Your huddled masses yearning to breathe free,
The wretched refuse of your teeming shore.
Send these, the homeless, tempest-tossed to me.
I lift my lamp beside the golden door.
Emma Lazarus’ transcendent 1883 poem, “The New Colossus,” captures the spirit of America’s big-heartedness and inclusiveness perhaps more universally than anything else, except for the Statue of Liberty itself.
Founded on the very bedrock of religious freedom and tolerance, America has always had abundant reason to tolerate differences.
And tolerate them we have.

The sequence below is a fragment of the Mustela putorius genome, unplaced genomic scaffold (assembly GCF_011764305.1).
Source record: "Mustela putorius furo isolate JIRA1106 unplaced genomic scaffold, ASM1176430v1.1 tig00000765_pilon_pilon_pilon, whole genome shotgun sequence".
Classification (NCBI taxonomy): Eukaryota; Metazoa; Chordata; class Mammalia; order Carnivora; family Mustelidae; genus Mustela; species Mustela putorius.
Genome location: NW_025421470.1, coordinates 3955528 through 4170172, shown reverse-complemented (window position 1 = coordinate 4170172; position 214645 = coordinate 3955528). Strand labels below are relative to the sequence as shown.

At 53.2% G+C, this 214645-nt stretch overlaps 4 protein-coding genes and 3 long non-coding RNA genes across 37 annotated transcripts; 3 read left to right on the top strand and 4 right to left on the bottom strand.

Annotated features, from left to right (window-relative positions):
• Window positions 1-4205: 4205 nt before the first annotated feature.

“Most of us would rather have a next-door neighbor whose practical, day-to-day values correspond to our own – even if his theology and faith were different – than a neighbor who attended our synagogue or church but whose values and conduct were abominable,” writes Rabbi Daniel Lapin in “America’s Real War.” “It is upon this simple premise that America is based. Worship as you will, as long as your behavior and values reflect the basic ethic of the Judeo-Christian tradition.”
This “nation of immigrants” was bound together by a spirit. Indeed, although one cannot become French or Chinese or Russian, one can become an American – by embracing and internalizing that spirit. The original idea of the great melting pot was nothing more nor less than a love of America, a love of freedom, and an appreciation of the principles and values on which this freedom and opportunity relied for their very existence.